Oh, and the bass? It seems impossible that such a small box can create bass this low, this solid, but the Gurus do it, and part of that is due to Öhman’s employment of the floor-wall interface to augment what the speakers themselves do properly on their own. He says you really get four speakers working for you in this way.

To make sure they could rock and roll, I played some Tom Waits who, if truth be told, is really a jazz-beat performer in the guise of a rocker. In any case, selections from his recent Orphans collection came to life in my living room with plenty of bam, slam and detail—truly exciting stuff. Bass drums thundered with powerful, tight punch—likewise the omnipresent acoustic bass fiddle. His vocals appeared gritty and forceful, just like they are supposed to. Stabbing electric guitar punctuations ripped the aural texture with a visceral excitement. In sum, the Gurus filled my living room with a Waits concert experience, without waiting in line at box offices or urinals.

On something more, say, reserved, Hank Jones, originally at the behest of the late Tony Williams, recorded a long series of Great Jazz Trio discs, many available only in Japan. Most of these, including The Great Tokyo Meeting, also feature bassist Ron Carter. This particular meeting is a live performance which captures the magic of three of the best in the business interacting on a handful of great jazz trio tunes. Japan’s East Wind Records did an exemplary job of recording all of these discs and this one is no exception.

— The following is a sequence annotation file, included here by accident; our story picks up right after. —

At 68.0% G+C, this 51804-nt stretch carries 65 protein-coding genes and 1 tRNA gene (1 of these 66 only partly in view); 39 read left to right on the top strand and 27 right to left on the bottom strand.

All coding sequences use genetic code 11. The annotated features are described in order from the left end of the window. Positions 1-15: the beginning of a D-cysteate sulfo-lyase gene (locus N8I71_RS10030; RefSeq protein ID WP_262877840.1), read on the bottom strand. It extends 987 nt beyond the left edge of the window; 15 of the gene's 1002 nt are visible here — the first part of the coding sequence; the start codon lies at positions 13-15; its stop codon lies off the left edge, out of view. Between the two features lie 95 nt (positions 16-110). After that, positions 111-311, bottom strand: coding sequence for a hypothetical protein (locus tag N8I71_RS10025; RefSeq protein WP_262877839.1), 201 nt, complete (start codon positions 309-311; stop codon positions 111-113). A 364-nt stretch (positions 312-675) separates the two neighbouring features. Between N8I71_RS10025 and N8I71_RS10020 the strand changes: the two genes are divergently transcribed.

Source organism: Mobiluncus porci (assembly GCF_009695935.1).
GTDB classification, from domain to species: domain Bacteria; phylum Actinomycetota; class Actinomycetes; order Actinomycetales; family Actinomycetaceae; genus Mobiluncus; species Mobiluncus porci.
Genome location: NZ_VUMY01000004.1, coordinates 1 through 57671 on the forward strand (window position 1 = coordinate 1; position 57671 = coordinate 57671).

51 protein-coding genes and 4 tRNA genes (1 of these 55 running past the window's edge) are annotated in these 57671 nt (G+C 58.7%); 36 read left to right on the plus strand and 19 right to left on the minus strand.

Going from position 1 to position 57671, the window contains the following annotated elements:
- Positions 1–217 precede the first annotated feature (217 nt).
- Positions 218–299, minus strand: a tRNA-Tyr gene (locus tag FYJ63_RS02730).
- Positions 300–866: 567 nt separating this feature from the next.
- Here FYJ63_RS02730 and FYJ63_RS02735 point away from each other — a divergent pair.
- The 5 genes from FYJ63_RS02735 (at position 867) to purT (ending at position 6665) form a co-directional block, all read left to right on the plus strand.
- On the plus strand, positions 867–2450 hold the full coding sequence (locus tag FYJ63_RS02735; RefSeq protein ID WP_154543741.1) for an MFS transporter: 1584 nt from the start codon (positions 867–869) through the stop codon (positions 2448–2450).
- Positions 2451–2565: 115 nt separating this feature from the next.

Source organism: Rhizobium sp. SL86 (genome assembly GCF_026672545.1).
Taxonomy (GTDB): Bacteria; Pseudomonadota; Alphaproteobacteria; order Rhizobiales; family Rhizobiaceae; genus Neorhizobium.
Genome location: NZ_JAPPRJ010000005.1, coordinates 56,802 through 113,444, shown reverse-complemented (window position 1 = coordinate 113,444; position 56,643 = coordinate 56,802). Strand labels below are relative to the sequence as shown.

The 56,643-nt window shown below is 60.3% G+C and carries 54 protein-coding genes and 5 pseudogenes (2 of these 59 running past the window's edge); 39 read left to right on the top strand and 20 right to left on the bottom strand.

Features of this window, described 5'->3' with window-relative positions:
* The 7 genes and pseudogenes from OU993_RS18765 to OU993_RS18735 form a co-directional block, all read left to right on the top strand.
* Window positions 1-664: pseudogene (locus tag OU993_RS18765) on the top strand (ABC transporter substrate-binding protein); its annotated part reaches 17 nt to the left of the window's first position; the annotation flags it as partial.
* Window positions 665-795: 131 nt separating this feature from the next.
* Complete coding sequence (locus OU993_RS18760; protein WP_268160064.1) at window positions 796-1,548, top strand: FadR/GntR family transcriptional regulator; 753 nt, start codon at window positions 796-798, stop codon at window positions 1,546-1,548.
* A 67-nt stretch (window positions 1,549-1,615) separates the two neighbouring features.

In an extended listening session, the Gurus did the recording justice on all counts. The power and finesse of Williams’ drumming drives the Trio, and his every stroke emerged perfectly clear and defined; his Gretsch tubs and his legendary K Zildjians were reproduced with tonal accuracy and verve. Carter’s bass never missed a beat either. Every plucked note was offered first in its percussive attack perfectly crisp, then followed with the deep, full, tuneful profundity of Carter’s very large instrument. Needless to say, Jones’ piano maintained its voice as melodic leader through the Gurus as each and every note, every chord, was reproduced as though it was struck a few feet away. But most important, never for an instant did the Gurus allow the music to lose its drive; they never let things drag, but always presented the impression of three amazing players intertwined as one, creating great art through great jazz. And that, in the end, is what great speaker design is all about.

Add a Comment

You need to log in to comment on this article. No account? No problem!